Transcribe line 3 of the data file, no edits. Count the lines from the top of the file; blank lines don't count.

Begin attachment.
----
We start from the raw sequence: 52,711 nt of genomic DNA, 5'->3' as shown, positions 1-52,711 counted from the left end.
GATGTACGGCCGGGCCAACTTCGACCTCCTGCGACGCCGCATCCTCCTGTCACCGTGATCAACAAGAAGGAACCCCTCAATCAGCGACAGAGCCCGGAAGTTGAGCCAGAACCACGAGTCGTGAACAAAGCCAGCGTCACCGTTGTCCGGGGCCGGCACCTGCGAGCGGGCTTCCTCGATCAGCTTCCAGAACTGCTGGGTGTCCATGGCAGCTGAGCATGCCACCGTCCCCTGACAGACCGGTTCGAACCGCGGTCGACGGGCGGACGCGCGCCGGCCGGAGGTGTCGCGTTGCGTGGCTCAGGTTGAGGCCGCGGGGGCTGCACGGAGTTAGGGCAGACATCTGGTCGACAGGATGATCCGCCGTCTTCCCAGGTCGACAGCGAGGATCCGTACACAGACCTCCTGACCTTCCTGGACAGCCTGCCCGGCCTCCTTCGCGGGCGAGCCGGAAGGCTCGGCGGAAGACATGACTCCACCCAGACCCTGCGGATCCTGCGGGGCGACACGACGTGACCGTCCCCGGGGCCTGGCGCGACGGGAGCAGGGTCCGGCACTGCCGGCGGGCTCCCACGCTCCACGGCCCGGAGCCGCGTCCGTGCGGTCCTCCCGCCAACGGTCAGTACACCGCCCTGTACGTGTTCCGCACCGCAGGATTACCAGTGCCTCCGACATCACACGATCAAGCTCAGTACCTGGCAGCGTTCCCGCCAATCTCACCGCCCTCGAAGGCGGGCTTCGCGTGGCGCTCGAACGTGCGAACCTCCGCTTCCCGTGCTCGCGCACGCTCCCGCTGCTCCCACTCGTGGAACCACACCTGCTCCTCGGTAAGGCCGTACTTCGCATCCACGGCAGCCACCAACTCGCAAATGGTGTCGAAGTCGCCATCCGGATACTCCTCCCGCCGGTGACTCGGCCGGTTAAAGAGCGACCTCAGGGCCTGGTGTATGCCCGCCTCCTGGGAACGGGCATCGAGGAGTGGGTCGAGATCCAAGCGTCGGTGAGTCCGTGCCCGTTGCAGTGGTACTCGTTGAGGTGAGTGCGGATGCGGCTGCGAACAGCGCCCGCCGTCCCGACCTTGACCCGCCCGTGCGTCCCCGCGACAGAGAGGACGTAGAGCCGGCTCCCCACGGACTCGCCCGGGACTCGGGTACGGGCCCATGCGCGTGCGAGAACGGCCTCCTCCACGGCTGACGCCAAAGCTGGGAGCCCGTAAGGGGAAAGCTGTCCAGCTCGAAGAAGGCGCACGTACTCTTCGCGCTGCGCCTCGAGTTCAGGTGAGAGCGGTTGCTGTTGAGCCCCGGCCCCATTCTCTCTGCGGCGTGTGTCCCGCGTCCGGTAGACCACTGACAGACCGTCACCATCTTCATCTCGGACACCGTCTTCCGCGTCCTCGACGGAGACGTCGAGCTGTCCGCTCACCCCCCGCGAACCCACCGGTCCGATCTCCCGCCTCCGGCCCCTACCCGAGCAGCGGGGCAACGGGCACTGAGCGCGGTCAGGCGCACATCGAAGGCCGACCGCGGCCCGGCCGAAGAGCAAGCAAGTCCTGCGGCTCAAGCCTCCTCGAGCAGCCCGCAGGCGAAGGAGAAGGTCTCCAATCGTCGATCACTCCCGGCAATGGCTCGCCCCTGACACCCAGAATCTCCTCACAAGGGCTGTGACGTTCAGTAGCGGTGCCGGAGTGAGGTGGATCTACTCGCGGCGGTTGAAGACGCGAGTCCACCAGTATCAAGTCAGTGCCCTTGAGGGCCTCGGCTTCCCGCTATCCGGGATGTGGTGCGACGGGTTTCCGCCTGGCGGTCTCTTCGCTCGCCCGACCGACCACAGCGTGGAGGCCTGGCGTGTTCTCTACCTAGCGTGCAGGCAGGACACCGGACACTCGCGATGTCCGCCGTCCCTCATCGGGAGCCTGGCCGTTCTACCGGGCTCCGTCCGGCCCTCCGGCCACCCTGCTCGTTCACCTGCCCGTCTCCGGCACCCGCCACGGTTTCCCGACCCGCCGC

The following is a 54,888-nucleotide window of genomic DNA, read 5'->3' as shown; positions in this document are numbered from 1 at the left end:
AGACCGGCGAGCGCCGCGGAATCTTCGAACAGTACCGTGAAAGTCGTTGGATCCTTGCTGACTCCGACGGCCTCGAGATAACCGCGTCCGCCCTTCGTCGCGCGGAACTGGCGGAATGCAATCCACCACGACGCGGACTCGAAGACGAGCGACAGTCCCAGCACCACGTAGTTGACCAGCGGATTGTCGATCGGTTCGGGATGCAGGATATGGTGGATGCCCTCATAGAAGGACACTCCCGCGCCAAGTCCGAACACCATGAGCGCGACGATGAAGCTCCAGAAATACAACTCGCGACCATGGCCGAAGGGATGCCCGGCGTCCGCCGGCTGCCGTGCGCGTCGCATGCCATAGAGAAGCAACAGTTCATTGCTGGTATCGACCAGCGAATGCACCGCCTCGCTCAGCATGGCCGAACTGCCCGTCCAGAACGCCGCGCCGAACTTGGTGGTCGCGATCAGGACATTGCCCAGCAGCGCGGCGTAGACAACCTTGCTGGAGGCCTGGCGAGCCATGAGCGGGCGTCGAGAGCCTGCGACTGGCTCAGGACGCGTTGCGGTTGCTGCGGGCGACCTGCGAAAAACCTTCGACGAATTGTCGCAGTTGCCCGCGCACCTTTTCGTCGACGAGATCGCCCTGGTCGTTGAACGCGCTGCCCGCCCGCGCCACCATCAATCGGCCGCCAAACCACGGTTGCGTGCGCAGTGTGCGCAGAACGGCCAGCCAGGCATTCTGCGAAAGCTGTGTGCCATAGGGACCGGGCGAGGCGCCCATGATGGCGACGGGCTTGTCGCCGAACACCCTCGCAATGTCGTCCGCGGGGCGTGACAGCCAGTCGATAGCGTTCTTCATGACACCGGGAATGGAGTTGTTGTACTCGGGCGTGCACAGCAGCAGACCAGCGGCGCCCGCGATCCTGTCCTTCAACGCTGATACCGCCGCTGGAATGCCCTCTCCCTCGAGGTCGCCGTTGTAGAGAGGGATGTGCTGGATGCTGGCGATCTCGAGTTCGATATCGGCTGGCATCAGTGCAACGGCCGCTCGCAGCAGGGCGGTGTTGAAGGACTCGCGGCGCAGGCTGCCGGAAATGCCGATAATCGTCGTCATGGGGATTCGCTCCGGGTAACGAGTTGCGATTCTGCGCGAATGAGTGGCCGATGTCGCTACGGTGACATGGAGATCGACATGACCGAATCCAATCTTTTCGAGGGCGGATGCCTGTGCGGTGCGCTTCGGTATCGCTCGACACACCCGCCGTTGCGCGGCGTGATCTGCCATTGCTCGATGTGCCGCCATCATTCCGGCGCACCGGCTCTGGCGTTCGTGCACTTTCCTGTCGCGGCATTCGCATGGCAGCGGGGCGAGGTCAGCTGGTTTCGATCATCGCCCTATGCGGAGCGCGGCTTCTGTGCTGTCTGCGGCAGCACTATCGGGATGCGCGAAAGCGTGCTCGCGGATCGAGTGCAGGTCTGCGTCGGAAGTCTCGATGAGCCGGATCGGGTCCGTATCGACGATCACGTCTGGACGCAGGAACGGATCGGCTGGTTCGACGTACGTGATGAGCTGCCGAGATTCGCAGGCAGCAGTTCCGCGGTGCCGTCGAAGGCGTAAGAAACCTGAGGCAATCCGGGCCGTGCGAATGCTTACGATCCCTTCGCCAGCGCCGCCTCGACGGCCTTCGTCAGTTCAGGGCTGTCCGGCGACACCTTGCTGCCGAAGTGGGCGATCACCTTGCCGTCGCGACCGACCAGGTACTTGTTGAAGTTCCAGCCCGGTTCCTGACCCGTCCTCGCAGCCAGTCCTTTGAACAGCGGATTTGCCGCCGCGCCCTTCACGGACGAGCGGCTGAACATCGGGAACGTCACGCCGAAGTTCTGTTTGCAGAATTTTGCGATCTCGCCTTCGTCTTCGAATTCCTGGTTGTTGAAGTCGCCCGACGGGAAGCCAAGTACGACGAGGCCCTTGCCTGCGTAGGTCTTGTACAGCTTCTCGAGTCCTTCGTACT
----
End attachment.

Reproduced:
The following is a 54,888-nucleotide window of genomic DNA, read 5'->3' as shown; positions in this document are numbered from 1 at the left end: